Namibia Population, People, Languages and Religions

By | January 21, 2022

Namibia Country Overview

Where is Namibia located? The state of Namibia is located in southern Africa. The sparse population of this state is probably also due to the large Namib Desert, to which the state of Namibia owes its name. The time zone map, which divides the world into world time zones along the lines of longitude, indicates that Namibia is in a time zone called “West Africa Time”. There is a standard difference of 1 hour from Coordinated Universal Time (UTC+1). Namibia is one of the few countries in Africa to change the time to daylight saving time. In the summer months there (early September to early April), the time is put forward one hour.

Namibia National Flag

Population Distribution

As of 2023, the latest population of Namibia is 2,630,073, based on our calculation of the current data from UN (United Nations).

Total population 2,630,073
Population growth rate 1.86%
Birth rate 27.30 births per 1,000 people
Life expectancy
Overall life expectancy 52.03 years
Men life expectancy 52.36 years
Women life expectancy 51.69 years
Age structure
0-14 years 36.54%
15-64 years 59.54%
65 years and above 3.93%
Median age 23.10 years
Gender ratio (Male to Female) 1.02
Population density 3.19 residents per km²
Urbanization 32.40%
Ethnicities
especially Bantu peoples: 47% Ovambo, 9% Kavango, 7% Herero, 7% Damara, 5% Nama, 4% Caprivians; 6% whiteness; approx. 35,000 san; approx. 32,000 Rehoboth Basters; approx. 20,000 residents are of German descent
Religions
Christians 80% to 90% (at least 50% Lutherans), indigenous religions 10% to 20%
Human Development Index (HDI) 0.645
HDI ranking 130th out of 194

People in Namibia

Almost 2.5 million people live in Namibia. The country is one of the most sparsely populated in the world. The residents belong to many different peoples. The original population of the country includes the San, Nama and Damara. San and Nama also look similar outwardly and speak a click language. The Damara have a similar language.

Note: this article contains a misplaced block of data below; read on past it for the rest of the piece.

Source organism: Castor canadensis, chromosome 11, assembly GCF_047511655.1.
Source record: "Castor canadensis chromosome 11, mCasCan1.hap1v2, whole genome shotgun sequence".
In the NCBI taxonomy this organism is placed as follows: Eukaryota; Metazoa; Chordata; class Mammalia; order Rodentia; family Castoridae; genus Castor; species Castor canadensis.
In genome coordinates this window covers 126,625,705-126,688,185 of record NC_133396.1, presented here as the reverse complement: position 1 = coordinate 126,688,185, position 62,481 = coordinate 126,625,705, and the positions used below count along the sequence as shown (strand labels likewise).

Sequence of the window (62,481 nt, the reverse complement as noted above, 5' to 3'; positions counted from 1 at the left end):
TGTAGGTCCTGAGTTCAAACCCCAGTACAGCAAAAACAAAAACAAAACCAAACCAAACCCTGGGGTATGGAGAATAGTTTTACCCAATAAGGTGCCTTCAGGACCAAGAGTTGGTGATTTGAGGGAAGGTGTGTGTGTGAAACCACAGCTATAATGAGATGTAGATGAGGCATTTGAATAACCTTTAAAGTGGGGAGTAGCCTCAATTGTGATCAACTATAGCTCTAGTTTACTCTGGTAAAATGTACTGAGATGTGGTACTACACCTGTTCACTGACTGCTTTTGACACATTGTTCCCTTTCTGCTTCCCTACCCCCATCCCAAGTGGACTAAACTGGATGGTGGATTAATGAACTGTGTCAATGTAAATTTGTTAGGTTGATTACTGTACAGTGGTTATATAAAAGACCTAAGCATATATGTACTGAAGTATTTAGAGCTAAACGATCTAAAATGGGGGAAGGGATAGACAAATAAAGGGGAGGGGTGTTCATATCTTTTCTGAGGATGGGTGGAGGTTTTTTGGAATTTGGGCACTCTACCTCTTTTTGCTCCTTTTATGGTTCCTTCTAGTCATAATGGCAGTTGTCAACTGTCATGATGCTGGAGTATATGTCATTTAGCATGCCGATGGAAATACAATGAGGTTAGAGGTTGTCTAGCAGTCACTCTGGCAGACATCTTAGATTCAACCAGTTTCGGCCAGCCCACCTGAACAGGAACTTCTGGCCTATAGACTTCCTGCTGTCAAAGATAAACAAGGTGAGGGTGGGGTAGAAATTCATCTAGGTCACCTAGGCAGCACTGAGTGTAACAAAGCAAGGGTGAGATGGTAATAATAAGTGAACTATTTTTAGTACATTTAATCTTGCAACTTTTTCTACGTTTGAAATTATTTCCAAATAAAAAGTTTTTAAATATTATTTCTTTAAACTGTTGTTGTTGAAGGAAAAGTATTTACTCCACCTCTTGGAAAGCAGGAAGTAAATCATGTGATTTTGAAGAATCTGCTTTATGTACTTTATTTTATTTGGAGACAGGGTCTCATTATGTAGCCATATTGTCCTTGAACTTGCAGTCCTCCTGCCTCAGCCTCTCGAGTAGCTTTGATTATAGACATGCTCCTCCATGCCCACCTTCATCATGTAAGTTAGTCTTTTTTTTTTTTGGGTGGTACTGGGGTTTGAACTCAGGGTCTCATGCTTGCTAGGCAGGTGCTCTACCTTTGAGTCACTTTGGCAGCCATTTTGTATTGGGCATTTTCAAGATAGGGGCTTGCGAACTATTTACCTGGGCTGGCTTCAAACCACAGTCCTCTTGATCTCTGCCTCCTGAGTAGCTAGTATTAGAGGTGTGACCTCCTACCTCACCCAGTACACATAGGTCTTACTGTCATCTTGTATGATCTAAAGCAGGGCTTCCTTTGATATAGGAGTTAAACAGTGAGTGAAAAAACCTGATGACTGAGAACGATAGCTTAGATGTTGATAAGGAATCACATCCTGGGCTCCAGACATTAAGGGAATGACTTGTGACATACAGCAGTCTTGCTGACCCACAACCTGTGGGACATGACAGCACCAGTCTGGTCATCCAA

From the 14th century, the Bantu peoples moved south from East Africa and came here to Namibia. Bantu peoples make up the majority in the country today. The largest group are the Ovambo. They make up about half of the population. Kavango (9 percent of the population) and Herero (7 percent of the population) also speak a Bantu language.

Six out of 100 residents are white. Their ancestors are Boers, English, Portuguese or German. Although there are proportionally far fewer whites than blacks in the country, most of the land is owned by whites, who are mostly the owners of the farms. Only a small part, namely 12 percent, belongs to the black farmers, the rest of the farmland is in the hands of white landowners. The mines and many tourist companies are also in the hands of the white population.

Finally, there are people of mixed origins. They are referred to here as colored. They have black and white parents or ancestors. They also make up about 6 percent of the population.

Around half of the population lives in a city. Most of the people live in the north of the country. 300,000 people live in the capital Windhoek alone. The south is only sparsely populated and the Namib desert on the coast has hardly any residents.

The San

The San Bushmen, the earliest residents of Namibia, are the oldest people in the world. That’s what scientists found out. They were able to adapt perfectly to the harsh living conditions and thus survive. From Africa they then spread all over the world. They are direct descendants of Homo sapiens. Just a few decades ago, the San lived exactly as they had before. They were the perfect survivors.

Languages in Namibia

Because so many peoples live in Namibia, many languages ​​are spoken there. The Bantu peoples have their Bantu languages. The most widespread is Oshivambo, the language of the Ovambo people.

The San, Nama and Damara speak a click language that is noticeable through their clicks and clicks. The Coloreds speak Afrikaans, which is very similar to Dutch. English is mainly used for communication. German is also spoken, especially on some farms.